Function<? super V1,​V2> function)
        Returns a view of a navigable map where each value is transformed by a function. All other properties of the map, such as iteration order, are left intact. For example, the code:
        
         NavigableMap<String, Integer> map = Maps.newTreeMap();
         map.put("a", 4);
         map.put("b", 9);
         Function<Integer, Double> sqrt =
             new Function<Integer, Double>() {
               public Double apply(Integer in) {
                 return Math.sqrt((int) in);
               }
             };
         NavigableMap<String, Double> transformed =
              Maps.transformNavigableValues(map, sqrt);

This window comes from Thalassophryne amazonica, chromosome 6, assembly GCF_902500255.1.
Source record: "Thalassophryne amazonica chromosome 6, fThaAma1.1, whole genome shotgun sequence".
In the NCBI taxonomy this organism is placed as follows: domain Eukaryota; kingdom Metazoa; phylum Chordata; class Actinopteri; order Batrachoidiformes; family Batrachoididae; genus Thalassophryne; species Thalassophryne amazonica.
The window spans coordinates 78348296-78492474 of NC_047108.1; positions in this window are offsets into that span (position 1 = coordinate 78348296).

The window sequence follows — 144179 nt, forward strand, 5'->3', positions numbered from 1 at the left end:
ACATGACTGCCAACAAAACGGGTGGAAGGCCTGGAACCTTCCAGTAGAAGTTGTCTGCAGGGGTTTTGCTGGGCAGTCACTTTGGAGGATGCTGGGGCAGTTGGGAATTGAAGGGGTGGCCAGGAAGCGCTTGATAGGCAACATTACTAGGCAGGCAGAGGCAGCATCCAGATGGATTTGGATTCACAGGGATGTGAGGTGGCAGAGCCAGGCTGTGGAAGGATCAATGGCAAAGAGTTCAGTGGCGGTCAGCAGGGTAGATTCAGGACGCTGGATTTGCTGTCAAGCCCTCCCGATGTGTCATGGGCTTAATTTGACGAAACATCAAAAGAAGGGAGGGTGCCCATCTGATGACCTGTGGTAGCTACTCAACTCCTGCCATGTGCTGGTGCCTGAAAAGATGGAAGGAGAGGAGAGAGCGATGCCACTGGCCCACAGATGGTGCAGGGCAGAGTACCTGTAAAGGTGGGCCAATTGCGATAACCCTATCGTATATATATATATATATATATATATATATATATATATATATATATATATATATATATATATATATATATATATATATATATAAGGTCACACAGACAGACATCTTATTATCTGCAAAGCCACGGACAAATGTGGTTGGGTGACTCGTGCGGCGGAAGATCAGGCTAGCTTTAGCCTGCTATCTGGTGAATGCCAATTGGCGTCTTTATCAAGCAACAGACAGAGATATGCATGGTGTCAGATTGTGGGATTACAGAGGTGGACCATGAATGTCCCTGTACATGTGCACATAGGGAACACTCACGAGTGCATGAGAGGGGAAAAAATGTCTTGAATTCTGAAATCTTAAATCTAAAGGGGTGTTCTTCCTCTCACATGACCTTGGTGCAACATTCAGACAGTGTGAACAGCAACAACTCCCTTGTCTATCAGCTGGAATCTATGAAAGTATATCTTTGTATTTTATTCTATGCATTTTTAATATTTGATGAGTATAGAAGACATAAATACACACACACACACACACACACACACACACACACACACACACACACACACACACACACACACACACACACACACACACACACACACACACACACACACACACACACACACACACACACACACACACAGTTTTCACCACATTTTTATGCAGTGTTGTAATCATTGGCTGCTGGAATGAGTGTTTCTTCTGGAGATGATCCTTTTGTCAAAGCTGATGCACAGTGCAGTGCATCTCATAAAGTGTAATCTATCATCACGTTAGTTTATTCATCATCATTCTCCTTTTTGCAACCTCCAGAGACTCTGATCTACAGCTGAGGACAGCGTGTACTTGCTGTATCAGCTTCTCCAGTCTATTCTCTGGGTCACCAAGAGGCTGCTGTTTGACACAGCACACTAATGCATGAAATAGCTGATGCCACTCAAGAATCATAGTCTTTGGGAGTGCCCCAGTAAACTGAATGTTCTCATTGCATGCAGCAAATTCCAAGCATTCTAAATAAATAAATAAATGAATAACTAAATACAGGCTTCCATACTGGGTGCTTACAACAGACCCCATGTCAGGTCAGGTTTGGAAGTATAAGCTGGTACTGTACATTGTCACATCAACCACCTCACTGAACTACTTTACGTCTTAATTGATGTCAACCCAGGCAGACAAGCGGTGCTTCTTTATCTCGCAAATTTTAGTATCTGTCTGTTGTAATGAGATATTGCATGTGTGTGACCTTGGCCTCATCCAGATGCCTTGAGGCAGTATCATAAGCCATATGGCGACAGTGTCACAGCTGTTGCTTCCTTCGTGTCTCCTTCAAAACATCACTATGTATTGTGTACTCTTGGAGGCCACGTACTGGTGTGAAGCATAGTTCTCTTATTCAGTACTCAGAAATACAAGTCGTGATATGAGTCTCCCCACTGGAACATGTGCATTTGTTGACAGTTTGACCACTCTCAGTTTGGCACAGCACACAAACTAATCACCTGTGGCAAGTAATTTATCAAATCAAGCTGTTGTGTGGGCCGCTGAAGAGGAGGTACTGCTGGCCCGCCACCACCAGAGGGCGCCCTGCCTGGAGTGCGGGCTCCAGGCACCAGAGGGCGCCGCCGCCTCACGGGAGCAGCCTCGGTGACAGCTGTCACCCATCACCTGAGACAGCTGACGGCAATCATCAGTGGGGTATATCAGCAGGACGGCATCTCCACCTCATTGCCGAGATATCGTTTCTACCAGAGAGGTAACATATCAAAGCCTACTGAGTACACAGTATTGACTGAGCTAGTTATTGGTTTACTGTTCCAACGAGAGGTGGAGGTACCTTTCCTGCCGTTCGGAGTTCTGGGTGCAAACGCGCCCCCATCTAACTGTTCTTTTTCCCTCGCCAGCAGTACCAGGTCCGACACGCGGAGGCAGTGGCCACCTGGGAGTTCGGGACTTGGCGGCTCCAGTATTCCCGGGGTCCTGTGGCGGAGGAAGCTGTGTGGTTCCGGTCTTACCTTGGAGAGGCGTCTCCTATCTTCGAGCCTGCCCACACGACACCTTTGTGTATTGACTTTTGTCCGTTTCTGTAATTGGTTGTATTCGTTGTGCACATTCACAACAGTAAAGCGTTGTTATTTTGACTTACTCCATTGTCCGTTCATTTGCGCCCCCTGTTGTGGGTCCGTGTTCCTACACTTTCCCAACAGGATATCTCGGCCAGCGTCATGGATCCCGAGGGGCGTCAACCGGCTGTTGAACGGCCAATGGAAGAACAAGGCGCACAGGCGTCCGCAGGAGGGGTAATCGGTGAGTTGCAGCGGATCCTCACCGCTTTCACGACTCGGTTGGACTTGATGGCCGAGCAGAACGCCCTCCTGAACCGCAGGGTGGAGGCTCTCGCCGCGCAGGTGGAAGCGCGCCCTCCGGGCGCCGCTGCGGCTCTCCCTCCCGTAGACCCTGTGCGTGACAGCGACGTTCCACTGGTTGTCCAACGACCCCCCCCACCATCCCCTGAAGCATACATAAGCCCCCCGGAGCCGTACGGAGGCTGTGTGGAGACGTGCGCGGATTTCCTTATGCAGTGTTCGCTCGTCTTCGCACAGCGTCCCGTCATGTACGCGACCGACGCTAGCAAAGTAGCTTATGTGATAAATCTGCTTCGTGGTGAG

System.out.println(transformed);
         
        ... prints {a=2.0, b=3.0}.

        Changes in the underlying map are reflected in this view. Conversely, this view supports removal operations, and these are reflected in the underlying map.

        It's acceptable for the underlying map to contain null keys, and even null values provided that the function is capable of accepting null input. The transformed map might contain null values, if the function sometimes gives a null result.

        The returned map is not thread-safe or serializable, even if the underlying map is.

        The function is applied lazily, invoked when needed. This is necessary for the returned map to be a view, but it means that the function will be applied many times for bulk operations like Map.containsValue(java.lang.Object) and Map.toString(). For this to perform well, function should be fast. To avoid lazy evaluation when the returned map doesn't need to be a view, copy the returned map into a new map of your choosing.

        Since:
        13.0
      • transformEntries